Flash fiction short story
The steady drum that signals a coming battle makes her ears perk up, that bassy sound of clipped instructions as the strategy is revealed, followed by the sing and brush of arrows, clanging metal on metal and a harder voice, now shouting monosyllabic words; anger, frustration and sometimes panic.
She rises and checks her watch, drawing the curtains to shield herself from Mrs. Hitch and the rest of the squad of curtain-twitchers, and from the glare of beasts waiting in the dark.
A roar sounds from up the stairs, hard to tell if in pain or not. She creeps toward it, inside the darkened room through the door left ajar, a ghostly blue glow just visible through the gap.
The chief sits at the far end of the room, taking command and barking orders at the screen through headphones a couple of inches thick. He doesn’t notice her standing in the doorway; he never does. She’s a ghost, but not dead enough to avoid the smell that lingers inside: ripe, overheating machinery mixed with sweaty palms and the faint undertones of caffeine-filled energy drinks like battery acid.
Disturbing the scene would be counterproductive. All she’d get would be a quick side glance and an angry one-liner thrown like a knife in her direction. Often, her presence would be announced down the line and she’d half-hear some kind of crude comment, not meant for her ears. She knew her character role: she was the human-faced, bird-bodied Nag, and she didn’t like it.
Backing out of the room, she returns downstairs.
She takes her time getting ready, slowly peeling off one outfit, one shell and replacing it with another; this one tougher, thick grey denim and coarse fiber. This one has skulls on.
She grins at her reflection, baring her teeth and pulling her hair back, coiling it round and round until it becomes a thick snake ready to strike. A flick of eyeliner serves as warpaint.
Padding slowly into the bedroom, she feels beneath the bed until her fingers meet something hard, faintly cold; the forbidden chest. The lid is easy enough to dislodge, not like last time.
The long, thick blade gleams with a glossy sheen and she has to avert her eyes so as not to be dazzled by the rubies embedded along the hilt. The ceremonial sword; it has been a while since she’d last used it. Boxed too long, the both of them.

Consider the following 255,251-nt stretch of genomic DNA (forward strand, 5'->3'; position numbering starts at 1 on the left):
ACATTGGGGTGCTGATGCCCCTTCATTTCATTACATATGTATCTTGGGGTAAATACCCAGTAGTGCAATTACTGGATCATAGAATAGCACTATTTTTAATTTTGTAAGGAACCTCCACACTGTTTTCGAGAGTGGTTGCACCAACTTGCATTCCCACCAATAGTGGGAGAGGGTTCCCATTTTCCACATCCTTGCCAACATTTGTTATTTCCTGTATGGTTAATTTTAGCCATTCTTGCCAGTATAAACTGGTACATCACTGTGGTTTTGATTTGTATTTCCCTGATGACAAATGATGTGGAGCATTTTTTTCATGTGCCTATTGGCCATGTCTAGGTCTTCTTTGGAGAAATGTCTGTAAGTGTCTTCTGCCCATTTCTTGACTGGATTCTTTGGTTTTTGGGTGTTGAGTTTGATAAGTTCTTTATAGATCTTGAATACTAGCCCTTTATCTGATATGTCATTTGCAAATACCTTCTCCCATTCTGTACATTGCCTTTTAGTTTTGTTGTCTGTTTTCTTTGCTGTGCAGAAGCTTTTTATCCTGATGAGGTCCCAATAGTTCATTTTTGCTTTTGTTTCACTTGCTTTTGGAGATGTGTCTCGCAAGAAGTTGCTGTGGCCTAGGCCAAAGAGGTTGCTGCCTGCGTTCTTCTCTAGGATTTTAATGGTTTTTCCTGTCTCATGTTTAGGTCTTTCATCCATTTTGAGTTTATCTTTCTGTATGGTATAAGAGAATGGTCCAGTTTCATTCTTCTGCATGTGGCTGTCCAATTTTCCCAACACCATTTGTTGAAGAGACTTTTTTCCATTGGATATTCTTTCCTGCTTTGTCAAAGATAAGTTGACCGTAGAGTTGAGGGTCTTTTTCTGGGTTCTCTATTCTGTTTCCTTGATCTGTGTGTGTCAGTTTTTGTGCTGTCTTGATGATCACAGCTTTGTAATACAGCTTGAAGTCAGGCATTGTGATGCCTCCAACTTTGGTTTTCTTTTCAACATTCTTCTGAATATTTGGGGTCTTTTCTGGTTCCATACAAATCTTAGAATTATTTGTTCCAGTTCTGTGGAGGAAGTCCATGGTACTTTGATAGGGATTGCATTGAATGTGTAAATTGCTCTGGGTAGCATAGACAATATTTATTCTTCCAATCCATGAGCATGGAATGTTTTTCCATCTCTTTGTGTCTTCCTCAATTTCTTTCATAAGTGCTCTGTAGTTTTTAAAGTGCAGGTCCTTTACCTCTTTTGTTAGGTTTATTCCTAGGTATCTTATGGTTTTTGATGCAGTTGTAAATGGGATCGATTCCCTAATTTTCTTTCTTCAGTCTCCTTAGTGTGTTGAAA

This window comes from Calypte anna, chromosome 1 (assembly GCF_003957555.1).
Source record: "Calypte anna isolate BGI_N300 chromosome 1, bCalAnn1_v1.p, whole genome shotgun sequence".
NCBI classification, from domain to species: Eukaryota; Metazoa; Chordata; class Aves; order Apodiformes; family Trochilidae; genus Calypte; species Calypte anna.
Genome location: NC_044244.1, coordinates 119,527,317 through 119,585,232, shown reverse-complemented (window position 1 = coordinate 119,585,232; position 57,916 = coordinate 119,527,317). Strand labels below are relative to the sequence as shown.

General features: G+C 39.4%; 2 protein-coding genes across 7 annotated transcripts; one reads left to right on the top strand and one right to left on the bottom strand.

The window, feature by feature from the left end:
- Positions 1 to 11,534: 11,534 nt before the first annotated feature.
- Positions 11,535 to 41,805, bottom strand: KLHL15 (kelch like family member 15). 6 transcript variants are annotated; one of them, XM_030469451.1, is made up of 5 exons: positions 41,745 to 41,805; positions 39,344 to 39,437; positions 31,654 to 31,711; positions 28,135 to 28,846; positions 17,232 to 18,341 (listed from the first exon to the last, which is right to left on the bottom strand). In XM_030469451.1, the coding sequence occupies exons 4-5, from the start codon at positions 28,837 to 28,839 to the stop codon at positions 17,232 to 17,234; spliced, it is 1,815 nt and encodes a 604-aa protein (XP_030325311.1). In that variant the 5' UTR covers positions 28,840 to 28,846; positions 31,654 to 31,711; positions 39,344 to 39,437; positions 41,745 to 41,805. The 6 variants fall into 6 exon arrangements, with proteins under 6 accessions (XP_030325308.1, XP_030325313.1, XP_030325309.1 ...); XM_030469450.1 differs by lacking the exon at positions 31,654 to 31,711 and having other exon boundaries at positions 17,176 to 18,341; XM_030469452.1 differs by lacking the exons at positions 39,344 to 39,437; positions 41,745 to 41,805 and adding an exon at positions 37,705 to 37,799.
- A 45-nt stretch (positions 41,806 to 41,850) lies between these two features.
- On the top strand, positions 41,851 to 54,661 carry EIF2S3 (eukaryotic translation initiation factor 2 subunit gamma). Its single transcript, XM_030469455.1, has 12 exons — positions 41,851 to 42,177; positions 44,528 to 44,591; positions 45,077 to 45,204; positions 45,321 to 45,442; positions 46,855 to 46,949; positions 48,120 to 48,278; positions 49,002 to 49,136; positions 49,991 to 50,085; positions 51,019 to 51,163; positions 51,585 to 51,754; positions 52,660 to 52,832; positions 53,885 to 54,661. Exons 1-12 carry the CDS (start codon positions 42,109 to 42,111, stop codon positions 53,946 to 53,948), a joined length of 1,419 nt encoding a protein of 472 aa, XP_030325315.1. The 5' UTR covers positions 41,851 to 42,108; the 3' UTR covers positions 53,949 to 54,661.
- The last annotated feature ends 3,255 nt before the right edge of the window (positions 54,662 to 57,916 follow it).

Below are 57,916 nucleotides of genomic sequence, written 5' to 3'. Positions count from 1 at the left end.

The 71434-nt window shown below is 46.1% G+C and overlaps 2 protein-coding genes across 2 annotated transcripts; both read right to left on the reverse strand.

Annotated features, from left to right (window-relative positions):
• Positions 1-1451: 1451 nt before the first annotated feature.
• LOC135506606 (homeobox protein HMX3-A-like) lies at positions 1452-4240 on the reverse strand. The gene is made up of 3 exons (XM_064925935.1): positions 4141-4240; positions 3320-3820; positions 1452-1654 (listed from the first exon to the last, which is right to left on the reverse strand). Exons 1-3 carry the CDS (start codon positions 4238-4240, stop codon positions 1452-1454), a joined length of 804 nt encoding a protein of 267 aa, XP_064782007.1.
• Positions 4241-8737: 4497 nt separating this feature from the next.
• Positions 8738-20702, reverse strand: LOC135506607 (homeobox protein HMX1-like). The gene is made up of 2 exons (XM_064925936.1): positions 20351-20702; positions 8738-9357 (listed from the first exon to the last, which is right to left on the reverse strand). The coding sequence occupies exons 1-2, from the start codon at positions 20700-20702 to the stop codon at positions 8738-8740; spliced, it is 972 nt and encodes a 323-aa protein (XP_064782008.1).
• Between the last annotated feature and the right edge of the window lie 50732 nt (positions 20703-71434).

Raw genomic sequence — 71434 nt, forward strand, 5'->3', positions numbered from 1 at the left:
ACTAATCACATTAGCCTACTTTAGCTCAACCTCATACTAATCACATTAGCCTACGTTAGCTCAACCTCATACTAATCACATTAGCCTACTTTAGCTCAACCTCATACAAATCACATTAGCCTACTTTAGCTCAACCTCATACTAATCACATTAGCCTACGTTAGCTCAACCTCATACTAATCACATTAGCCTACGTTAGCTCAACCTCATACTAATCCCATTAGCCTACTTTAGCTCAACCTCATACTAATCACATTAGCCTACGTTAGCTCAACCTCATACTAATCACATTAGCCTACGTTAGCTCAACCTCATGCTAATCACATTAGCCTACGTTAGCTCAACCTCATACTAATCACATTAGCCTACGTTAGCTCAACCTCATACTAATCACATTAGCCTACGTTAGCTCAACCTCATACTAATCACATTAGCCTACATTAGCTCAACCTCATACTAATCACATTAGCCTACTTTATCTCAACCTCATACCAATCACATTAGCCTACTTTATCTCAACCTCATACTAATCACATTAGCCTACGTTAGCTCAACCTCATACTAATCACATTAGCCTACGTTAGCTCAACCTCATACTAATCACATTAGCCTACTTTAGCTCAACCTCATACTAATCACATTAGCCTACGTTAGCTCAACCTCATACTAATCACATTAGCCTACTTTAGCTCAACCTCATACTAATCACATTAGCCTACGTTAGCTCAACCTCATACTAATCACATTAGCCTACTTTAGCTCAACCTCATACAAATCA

It feels good to have it by her side once again, fwacking against her leg in its sheath with each long stride: turgid, heavy and companionable.
She slowly climbs the stairs once again, silent as deepest night.
The voice inside had changed, now panicked, orders flying everywhere and the sound of metal on metal joined the arrowheads flitting through the air at speed. She puts a hand on the hilt of her sword and pulled, her bicep straining with its weight. The surface of the blade shows her teeth in a grotesque distortion of a smile.
She treads slowly, softly eyeing the soft flesh of his neck, uncovered and vulnerable.
Like a breath of air, she sweeps closer, ruffling his hair and planting a gentle kiss on his bare, pink neck.
He shifts slightly but doesn’t take his eyes away from the screen. In a little while, he’ll pause as if he’d heard someone call his name, but by then, she’ll be gone.
Shutting the front door behind her, she strides out into the dark street, the cold air running deep inside her lungs, the sword solid against her leg.
Her eyes dart deep into the shadows, nodding briefly at the others out here tonight. She then joins them in the half-dark, ready and willing to battle the hordes of demons that roam these streets at night.